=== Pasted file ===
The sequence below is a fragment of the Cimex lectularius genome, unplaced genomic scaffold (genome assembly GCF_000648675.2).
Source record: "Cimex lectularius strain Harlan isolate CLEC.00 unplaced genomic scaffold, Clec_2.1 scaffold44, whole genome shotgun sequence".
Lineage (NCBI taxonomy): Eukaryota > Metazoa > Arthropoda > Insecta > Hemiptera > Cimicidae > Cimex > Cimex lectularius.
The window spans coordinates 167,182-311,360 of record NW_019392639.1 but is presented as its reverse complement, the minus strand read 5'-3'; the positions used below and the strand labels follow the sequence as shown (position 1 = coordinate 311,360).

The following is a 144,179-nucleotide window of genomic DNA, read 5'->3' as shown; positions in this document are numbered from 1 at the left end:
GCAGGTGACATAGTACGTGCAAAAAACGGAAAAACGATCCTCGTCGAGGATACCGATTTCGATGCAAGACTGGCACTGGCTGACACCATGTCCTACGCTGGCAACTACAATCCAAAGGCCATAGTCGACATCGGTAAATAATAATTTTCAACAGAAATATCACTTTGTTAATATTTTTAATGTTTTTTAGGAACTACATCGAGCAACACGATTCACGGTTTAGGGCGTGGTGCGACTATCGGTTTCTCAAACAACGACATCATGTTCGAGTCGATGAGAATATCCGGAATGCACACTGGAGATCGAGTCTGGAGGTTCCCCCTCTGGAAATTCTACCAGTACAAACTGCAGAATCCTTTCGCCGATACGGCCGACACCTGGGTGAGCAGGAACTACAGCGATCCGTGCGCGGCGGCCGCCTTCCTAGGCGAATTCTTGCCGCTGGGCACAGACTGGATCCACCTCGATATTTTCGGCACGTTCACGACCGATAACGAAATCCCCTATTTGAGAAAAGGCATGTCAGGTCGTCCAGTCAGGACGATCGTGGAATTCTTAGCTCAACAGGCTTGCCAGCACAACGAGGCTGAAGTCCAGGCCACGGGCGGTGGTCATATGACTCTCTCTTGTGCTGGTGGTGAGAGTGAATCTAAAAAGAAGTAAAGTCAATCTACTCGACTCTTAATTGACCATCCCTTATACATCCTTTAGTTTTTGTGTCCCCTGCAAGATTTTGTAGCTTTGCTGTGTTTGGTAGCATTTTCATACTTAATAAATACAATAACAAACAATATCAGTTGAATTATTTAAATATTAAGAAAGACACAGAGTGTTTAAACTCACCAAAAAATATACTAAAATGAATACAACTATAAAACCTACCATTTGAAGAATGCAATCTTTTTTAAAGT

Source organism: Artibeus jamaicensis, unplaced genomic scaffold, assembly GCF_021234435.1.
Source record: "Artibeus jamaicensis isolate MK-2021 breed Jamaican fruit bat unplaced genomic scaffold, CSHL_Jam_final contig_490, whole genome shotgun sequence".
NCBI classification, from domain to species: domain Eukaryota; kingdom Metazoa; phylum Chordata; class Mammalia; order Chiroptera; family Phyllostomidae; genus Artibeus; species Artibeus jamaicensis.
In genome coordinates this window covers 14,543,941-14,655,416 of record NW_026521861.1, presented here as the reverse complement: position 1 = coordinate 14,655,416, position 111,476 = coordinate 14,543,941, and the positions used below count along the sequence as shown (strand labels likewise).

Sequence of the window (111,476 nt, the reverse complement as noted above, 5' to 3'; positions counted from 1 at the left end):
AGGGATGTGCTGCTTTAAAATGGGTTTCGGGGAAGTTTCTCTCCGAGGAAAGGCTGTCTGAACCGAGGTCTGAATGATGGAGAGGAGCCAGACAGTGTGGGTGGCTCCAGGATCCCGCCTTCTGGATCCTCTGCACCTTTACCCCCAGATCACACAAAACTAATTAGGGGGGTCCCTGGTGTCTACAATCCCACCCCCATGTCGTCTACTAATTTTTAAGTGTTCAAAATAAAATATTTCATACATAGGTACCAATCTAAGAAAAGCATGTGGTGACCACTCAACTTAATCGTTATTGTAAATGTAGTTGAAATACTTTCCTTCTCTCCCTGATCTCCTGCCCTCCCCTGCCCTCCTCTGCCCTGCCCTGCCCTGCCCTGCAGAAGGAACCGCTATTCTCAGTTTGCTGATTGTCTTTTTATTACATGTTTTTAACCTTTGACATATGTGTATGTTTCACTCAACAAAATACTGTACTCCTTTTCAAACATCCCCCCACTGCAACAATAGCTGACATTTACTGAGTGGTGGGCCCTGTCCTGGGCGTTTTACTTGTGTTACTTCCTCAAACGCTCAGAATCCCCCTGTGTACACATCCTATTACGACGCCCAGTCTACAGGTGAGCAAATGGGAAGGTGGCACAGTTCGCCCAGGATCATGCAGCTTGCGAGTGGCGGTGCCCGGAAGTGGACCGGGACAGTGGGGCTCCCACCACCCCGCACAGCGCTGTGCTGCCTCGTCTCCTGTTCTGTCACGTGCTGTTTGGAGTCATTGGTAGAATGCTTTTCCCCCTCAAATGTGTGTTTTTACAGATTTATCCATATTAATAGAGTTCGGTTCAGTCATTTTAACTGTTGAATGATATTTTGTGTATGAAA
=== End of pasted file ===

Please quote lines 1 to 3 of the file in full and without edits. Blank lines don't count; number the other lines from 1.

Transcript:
The sequence below is a fragment of the Cimex lectularius genome, unplaced genomic scaffold (genome assembly GCF_000648675.2).
Source record: "Cimex lectularius strain Harlan isolate CLEC.00 unplaced genomic scaffold, Clec_2.1 scaffold44, whole genome shotgun sequence".
Lineage (NCBI taxonomy): Eukaryota > Metazoa > Arthropoda > Insecta > Hemiptera > Cimicidae > Cimex > Cimex lectularius.